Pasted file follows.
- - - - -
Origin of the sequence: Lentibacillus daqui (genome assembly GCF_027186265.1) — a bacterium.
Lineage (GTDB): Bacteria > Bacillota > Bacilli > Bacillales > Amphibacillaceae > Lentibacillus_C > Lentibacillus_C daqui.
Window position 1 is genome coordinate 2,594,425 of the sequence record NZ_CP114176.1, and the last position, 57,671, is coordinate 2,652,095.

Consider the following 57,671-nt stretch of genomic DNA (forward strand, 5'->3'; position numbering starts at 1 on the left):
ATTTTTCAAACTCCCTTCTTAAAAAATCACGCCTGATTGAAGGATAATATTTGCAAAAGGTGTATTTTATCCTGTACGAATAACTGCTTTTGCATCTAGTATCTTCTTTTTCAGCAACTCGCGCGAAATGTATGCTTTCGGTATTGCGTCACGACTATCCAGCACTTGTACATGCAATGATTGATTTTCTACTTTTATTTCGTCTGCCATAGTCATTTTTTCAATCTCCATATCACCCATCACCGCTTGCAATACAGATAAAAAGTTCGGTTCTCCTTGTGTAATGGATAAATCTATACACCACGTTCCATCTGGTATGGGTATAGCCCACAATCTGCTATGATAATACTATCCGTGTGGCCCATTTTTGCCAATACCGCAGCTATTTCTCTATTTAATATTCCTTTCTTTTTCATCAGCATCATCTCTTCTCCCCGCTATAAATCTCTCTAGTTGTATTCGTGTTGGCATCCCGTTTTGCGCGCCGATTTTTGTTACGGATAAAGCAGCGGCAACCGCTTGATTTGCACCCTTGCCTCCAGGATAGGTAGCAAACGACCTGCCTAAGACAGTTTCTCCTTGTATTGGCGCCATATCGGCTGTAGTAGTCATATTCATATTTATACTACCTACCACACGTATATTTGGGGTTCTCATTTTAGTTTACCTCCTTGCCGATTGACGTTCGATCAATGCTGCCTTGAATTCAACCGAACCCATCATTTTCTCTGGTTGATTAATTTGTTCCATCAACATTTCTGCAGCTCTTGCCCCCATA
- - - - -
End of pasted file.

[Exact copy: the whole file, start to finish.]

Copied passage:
Origin of the sequence: Lentibacillus daqui (genome assembly GCF_027186265.1) — a bacterium.
Lineage (GTDB): Bacteria > Bacillota > Bacilli > Bacillales > Amphibacillaceae > Lentibacillus_C > Lentibacillus_C daqui.
Window position 1 is genome coordinate 2,594,425 of the sequence record NZ_CP114176.1, and the last position, 57,671, is coordinate 2,652,095.

Consider the following 57,671-nt stretch of genomic DNA (forward strand, 5'->3'; position numbering starts at 1 on the left):
ATTTTTCAAACTCCCTTCTTAAAAAATCACGCCTGATTGAAGGATAATATTTGCAAAAGGTGTATTTTATCCTGTACGAATAACTGCTTTTGCATCTAGTATCTTCTTTTTCAGCAACTCGCGCGAAATGTATGCTTTCGGTATTGCGTCACGACTATCCAGCACTTGTACATGCAATGATTGATTTTCTACTTTTATTTCGTCTGCCATAGTCATTTTTTCAATCTCCATATCACCCATCACCGCTTGCAATACAGATAAAAAGTTCGGTTCTCCTTGTGTAATGGATAAATCTATACACCACGTTCCATCTGGTATGGGTATAGCCCACAATCTGCTATGATAATACTATCCGTGTGGCCCATTTTTGCCAATACCGCAGCTATTTCTCTATTTAATATTCCTTTCTTTTTCATCAGCATCATCTCTTCTCCCCGCTATAAATCTCTCTAGTTGTATTCGTGTTGGCATCCCGTTTTGCGCGCCGATTTTTGTTACGGATAAAGCAGCGGCAACCGCTTGATTTGCACCCTTGCCTCCAGGATAGGTAGCAAACGACCTGCCTAAGACAGTTTCTCCTTGTATTGGCGCCATATCGGCTGTAGTAGTCATATTCATATTTATACTACCTACCACACGTATATTTGGGGTTCTCATTTTAGTTTACCTCCTTGCCGATTGACGTTCGATCAATGCTGCCTTGAATTCAACCGAACCCATCATTTTCTCTGGTTGATTAATTTGTTCCATCAACATTTCTGCAGCTCTTGCCCCCATA